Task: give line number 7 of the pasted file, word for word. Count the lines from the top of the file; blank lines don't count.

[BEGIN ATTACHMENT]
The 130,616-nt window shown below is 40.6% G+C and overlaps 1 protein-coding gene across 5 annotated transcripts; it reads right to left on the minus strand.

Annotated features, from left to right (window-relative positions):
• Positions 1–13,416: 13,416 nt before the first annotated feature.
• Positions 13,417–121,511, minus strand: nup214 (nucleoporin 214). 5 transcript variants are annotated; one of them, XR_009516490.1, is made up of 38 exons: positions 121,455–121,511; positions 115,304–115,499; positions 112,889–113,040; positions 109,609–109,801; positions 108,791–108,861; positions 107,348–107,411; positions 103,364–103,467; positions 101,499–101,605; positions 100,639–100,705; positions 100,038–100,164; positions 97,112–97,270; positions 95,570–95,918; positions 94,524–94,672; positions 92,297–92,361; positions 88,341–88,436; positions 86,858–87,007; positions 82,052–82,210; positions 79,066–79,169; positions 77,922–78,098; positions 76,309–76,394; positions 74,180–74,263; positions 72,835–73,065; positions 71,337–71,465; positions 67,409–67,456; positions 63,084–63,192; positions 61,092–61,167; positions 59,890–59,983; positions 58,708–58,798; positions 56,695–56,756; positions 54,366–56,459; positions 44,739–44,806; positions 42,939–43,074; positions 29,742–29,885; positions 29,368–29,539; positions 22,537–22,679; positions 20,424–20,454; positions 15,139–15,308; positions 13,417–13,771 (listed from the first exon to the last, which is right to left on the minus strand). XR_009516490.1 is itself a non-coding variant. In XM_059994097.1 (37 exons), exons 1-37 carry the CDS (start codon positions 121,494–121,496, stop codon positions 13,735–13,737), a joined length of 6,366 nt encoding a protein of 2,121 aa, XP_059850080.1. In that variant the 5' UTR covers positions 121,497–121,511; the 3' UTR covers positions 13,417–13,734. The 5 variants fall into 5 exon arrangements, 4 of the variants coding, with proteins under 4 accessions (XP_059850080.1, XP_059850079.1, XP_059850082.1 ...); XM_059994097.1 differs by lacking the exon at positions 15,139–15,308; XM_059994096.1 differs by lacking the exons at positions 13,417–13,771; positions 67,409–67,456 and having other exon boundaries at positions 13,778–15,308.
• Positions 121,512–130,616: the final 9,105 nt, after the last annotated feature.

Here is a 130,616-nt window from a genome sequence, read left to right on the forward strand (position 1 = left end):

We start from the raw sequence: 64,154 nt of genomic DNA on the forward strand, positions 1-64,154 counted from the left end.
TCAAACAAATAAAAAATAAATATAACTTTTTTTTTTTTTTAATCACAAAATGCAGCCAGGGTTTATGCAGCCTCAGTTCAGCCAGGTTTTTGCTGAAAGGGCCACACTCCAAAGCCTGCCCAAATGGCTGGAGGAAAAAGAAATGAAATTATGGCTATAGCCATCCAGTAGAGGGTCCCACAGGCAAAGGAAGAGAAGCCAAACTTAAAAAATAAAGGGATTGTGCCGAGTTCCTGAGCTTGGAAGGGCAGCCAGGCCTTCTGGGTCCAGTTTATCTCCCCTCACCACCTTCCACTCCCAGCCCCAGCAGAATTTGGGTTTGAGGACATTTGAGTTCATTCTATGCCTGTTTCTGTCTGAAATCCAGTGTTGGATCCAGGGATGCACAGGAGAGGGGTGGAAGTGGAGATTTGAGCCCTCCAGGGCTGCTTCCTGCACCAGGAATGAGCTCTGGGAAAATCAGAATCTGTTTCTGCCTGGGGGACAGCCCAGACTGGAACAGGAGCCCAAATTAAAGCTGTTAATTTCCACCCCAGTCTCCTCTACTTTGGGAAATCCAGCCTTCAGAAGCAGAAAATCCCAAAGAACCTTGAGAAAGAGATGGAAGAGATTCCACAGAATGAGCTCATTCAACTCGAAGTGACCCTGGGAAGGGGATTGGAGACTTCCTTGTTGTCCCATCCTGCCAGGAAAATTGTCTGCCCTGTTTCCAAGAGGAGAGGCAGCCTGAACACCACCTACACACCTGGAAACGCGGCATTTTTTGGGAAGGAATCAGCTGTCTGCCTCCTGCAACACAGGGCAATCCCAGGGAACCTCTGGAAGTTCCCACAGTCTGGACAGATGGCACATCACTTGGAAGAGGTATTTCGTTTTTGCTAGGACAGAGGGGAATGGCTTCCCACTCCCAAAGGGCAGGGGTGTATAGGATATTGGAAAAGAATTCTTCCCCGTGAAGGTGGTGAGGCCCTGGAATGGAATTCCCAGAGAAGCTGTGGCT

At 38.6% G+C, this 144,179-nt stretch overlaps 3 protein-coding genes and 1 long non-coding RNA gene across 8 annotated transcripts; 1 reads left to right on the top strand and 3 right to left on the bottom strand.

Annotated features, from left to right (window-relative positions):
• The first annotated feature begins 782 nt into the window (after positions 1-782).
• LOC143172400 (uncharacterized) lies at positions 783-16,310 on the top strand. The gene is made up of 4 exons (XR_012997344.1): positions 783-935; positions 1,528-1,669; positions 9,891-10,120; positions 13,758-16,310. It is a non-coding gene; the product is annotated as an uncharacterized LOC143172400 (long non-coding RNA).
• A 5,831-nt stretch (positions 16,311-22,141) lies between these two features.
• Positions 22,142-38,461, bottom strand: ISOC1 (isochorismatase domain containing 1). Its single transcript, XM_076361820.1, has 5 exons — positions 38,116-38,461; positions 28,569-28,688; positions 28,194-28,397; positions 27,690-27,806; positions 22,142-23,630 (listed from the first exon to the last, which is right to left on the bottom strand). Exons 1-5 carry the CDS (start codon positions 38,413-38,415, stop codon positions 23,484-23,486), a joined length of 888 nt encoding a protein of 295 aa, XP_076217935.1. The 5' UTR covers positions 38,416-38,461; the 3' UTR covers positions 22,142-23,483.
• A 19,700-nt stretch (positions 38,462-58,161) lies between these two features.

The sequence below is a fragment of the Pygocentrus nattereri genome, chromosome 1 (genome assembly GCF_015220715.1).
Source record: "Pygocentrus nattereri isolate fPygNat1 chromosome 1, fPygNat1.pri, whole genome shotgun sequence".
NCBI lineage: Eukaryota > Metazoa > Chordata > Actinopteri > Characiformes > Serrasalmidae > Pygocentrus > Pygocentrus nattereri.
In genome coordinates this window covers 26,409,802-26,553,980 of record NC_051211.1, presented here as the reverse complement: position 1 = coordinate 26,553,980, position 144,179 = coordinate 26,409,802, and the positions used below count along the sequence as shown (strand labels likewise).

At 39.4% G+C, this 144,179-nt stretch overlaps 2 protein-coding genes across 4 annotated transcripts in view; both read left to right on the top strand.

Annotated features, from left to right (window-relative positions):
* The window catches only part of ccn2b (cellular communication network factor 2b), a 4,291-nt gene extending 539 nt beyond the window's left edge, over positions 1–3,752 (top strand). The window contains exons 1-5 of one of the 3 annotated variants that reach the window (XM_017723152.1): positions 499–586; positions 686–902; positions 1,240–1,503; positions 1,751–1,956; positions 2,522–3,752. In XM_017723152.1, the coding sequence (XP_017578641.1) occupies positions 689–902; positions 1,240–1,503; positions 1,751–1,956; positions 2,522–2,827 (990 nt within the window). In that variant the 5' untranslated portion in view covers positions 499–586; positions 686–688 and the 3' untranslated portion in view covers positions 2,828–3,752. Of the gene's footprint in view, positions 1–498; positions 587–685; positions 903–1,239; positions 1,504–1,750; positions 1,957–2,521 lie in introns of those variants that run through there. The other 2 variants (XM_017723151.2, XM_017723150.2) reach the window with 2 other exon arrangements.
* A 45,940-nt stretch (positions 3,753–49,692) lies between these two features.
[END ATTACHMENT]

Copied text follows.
We start from the raw sequence: 64,154 nt of genomic DNA on the forward strand, positions 1-64,154 counted from the left end.